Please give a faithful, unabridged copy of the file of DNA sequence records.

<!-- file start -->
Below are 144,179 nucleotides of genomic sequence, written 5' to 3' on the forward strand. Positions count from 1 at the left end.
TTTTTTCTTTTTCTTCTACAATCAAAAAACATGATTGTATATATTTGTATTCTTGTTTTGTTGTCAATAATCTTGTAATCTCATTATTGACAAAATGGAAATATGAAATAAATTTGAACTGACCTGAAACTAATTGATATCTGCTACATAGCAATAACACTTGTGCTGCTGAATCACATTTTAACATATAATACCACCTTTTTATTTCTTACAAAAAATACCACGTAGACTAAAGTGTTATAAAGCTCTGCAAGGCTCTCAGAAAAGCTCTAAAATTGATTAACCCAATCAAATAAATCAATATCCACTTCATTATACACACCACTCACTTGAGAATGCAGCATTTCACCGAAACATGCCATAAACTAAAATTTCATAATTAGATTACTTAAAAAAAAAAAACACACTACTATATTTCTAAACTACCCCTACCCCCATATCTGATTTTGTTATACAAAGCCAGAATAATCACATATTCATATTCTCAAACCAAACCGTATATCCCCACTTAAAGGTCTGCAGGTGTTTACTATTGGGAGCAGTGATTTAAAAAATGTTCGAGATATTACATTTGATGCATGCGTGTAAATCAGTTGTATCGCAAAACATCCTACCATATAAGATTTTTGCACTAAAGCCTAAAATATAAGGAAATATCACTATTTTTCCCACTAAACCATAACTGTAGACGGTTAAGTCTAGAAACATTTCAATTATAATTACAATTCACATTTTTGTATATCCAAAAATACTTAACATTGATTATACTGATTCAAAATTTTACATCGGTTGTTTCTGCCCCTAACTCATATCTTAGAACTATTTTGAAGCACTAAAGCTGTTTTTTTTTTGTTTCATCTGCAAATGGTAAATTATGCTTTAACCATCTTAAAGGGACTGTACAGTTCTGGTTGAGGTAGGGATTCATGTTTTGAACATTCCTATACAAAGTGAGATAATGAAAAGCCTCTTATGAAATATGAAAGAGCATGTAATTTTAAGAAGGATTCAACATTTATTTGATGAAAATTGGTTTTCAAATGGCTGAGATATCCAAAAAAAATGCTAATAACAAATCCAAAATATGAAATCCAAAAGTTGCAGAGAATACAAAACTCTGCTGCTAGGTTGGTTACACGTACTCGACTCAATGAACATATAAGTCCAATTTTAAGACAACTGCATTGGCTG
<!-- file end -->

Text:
Below are 144,179 nucleotides of genomic sequence, written 5' to 3' on the forward strand. Positions count from 1 at the left end.
TTTTTTCTTTTTCTTCTACAATCAAAAAACATGATTGTATATATTTGTATTCTTGTTTTGTTGTCAATAATCTTGTAATCTCATTATTGACAAAATGGAAATATGAAATAAATTTGAACTGACCTGAAACTAATTGATATCTGCTACATAGCAATAACACTTGTGCTGCTGAATCACATTTTAACATATAATACCACCTTTTTATTTCTTACAAAAAATACCACGTAGACTAAAGTGTTATAAAGCTCTGCAAGGCTCTCAGAAAAGCTCTAAAATTGATTAACCCAATCAAATAAATCAATATCCACTTCATTATACACACCACTCACTTGAGAATGCAGCATTTCACCGAAACATGCCATAAACTAAAATTTCATAATTAGATTACTTAAAAAAAAAAAACACACTACTATATTTCTAAACTACCCCTACCCCCATATCTGATTTTGTTATACAAAGCCAGAATAATCACATATTCATATTCTCAAACCAAACCGTATATCCCCACTTAAAGGTCTGCAGGTGTTTACTATTGGGAGCAGTGATTTAAAAAATGTTCGAGATATTACATTTGATGCATGCGTGTAAATCAGTTGTATCGCAAAACATCCTACCATATAAGATTTTTGCACTAAAGCCTAAAATATAAGGAAATATCACTATTTTTCCCACTAAACCATAACTGTAGACGGTTAAGTCTAGAAACATTTCAATTATAATTACAATTCACATTTTTGTATATCCAAAAATACTTAACATTGATTATACTGATTCAAAATTTTACATCGGTTGTTTCTGCCCCTAACTCATATCTTAGAACTATTTTGAAGCACTAAAGCTGTTTTTTTTTTGTTTCATCTGCAAATGGTAAATTATGCTTTAACCATCTTAAAGGGACTGTACAGTTCTGGTTGAGGTAGGGATTCATGTTTTGAACATTCCTATACAAAGTGAGATAATGAAAAGCCTCTTATGAAATATGAAAGAGCATGTAATTTTAAGAAGGATTCAACATTTATTTGATGAAAATTGGTTTTCAAATGGCTGAGATATCCAAAAAAAATGCTAATAACAAATCCAAAATATGAAATCCAAAAGTTGCAGAGAATACAAAACTCTGCTGCTAGGTTGGTTACACGTACTCGACTCAATGAACATATAAGTCCAATTTTAAGACAACTGCATTGGCTG